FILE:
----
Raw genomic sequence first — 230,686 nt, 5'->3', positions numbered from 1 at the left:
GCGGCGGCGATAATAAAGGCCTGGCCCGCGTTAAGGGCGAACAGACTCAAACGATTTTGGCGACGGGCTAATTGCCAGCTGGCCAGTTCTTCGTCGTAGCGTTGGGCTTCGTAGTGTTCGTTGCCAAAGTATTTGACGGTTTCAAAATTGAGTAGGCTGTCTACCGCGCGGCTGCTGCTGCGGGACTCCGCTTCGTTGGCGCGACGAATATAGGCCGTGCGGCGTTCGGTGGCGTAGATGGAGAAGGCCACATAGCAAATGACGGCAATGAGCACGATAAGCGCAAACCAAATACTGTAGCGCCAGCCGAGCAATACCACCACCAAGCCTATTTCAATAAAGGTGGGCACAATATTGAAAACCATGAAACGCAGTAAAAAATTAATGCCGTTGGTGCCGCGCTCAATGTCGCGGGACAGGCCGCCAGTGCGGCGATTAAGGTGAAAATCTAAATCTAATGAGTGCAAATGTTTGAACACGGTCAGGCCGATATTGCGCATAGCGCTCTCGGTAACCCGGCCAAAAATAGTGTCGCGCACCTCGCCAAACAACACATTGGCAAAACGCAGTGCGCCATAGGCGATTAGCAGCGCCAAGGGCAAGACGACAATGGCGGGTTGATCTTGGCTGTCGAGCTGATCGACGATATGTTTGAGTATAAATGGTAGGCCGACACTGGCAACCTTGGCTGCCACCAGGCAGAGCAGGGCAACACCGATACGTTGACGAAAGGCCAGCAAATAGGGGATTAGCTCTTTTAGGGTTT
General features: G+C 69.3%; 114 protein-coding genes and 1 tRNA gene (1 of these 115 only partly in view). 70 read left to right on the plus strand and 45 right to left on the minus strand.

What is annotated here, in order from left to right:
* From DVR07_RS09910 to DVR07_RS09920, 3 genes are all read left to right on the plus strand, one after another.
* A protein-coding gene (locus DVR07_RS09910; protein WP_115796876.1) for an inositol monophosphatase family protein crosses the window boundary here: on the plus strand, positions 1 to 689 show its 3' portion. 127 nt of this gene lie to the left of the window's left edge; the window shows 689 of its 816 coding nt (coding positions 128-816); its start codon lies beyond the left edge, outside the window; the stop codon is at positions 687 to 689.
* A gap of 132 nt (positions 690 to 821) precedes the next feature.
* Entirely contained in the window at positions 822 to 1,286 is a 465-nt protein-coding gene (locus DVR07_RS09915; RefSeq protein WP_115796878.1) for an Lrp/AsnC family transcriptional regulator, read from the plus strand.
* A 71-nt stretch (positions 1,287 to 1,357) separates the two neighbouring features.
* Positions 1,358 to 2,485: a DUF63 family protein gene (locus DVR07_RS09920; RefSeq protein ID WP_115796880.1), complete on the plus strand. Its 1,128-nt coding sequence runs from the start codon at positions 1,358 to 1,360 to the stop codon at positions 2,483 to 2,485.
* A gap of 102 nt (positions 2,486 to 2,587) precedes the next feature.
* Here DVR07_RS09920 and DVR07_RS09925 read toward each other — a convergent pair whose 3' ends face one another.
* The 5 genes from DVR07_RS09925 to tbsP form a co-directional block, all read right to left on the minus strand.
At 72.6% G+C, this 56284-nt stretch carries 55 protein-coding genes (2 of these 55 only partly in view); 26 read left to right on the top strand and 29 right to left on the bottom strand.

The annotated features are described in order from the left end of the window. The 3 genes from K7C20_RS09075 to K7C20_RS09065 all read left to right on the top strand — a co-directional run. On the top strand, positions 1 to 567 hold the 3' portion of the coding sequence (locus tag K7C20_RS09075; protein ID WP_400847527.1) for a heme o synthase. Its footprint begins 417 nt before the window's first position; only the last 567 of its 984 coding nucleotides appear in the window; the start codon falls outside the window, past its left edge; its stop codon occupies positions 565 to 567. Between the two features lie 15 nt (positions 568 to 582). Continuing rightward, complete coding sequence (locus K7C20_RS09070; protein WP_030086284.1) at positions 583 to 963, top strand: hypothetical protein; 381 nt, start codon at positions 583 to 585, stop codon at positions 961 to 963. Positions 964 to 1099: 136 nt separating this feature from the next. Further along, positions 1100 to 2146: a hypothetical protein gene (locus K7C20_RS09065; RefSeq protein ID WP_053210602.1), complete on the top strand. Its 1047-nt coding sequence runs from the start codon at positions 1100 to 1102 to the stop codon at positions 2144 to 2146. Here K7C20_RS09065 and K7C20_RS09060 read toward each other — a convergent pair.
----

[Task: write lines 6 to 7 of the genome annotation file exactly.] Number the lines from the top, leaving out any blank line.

* A protein-coding gene (locus DVR07_RS09910; protein WP_115796876.1) for an inositol monophosphatase family protein crosses the window boundary here: on the plus strand, positions 1 to 689 show its 3' portion. 127 nt of this gene lie to the left of the window's left edge; the window shows 689 of its 816 coding nt (coding positions 128-816); its start codon lies beyond the left edge, outside the window; the stop codon is at positions 687 to 689.
* A gap of 132 nt (positions 690 to 821) precedes the next feature.